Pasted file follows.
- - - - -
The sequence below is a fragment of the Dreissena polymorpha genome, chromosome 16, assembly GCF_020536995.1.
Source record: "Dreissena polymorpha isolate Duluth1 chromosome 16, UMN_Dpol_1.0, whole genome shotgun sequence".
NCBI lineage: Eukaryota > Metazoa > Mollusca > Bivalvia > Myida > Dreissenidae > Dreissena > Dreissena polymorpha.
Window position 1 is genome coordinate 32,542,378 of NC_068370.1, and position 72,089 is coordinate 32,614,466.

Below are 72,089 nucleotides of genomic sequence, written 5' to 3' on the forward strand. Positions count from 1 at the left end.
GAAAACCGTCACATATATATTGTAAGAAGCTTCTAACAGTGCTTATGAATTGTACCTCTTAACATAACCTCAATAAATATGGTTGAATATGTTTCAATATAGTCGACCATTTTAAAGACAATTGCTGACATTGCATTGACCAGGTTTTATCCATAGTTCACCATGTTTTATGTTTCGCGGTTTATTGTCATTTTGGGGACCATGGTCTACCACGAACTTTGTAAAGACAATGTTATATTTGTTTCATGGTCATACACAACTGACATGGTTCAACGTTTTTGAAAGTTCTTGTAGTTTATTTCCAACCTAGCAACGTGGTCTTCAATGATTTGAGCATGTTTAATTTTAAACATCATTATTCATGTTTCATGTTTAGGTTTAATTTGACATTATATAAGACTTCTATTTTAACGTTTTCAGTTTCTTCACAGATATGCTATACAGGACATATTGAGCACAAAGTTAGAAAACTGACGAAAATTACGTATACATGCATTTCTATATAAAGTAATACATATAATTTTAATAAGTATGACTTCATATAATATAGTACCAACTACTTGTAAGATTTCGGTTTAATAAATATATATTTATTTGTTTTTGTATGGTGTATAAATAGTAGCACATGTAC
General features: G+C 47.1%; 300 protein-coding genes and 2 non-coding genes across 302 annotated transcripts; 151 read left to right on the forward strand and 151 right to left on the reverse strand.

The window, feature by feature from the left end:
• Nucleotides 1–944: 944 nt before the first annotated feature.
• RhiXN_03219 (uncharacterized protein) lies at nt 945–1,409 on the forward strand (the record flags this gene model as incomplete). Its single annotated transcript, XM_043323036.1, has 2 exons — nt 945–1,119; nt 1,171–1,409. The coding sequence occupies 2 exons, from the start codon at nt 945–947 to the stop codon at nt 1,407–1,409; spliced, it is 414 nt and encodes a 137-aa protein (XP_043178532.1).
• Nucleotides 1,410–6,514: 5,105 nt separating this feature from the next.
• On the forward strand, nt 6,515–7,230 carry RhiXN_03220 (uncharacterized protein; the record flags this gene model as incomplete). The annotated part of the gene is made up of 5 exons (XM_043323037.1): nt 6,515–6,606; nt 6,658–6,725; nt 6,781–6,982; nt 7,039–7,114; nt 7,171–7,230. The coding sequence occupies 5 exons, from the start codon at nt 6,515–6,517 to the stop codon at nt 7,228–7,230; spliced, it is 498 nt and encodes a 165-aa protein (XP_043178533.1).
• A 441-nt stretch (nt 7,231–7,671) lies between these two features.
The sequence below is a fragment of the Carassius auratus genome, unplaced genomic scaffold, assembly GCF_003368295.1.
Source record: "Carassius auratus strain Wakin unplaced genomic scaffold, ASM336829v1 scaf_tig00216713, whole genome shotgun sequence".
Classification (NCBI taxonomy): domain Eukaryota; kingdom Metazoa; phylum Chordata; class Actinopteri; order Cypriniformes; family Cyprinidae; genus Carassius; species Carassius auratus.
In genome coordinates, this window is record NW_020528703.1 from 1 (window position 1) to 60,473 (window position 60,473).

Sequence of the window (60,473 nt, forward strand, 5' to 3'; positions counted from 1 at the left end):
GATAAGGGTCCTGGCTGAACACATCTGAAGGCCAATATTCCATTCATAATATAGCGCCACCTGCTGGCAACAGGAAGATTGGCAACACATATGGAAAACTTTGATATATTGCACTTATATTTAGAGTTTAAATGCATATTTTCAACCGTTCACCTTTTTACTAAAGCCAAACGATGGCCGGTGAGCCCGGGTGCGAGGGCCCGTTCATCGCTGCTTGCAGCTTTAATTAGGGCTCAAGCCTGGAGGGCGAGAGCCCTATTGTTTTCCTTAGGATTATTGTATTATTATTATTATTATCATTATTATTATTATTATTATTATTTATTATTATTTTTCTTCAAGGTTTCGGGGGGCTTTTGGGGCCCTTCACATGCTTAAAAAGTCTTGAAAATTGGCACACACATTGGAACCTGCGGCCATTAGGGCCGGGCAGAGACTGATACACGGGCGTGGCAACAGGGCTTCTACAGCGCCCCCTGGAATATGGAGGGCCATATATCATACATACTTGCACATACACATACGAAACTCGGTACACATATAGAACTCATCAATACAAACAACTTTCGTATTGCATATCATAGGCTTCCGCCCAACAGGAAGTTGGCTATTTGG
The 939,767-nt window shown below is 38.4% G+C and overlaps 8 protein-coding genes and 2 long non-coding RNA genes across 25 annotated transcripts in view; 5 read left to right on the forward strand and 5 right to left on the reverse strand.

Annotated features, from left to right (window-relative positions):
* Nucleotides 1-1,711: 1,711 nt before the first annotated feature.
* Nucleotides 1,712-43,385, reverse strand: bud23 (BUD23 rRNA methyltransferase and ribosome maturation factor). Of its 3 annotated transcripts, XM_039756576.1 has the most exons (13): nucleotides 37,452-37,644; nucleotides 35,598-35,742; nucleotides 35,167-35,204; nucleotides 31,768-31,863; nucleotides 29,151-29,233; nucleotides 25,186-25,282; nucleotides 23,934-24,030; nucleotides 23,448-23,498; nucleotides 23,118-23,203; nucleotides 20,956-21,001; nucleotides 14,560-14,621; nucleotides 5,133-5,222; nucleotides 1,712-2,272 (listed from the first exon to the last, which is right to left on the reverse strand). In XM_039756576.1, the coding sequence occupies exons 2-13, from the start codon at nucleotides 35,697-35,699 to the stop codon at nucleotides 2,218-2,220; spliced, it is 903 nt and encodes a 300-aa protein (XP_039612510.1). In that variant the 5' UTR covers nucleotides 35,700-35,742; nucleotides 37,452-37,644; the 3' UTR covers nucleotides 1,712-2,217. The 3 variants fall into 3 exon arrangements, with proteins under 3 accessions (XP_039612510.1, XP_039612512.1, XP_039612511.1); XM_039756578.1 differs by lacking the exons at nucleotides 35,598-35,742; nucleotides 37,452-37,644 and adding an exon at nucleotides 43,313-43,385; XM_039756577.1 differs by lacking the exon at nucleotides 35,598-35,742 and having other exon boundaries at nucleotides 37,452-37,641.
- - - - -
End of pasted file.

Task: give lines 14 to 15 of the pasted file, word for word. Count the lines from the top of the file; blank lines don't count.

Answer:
The sequence below is a fragment of the Carassius auratus genome, unplaced genomic scaffold, assembly GCF_003368295.1.
Source record: "Carassius auratus strain Wakin unplaced genomic scaffold, ASM336829v1 scaf_tig00216713, whole genome shotgun sequence".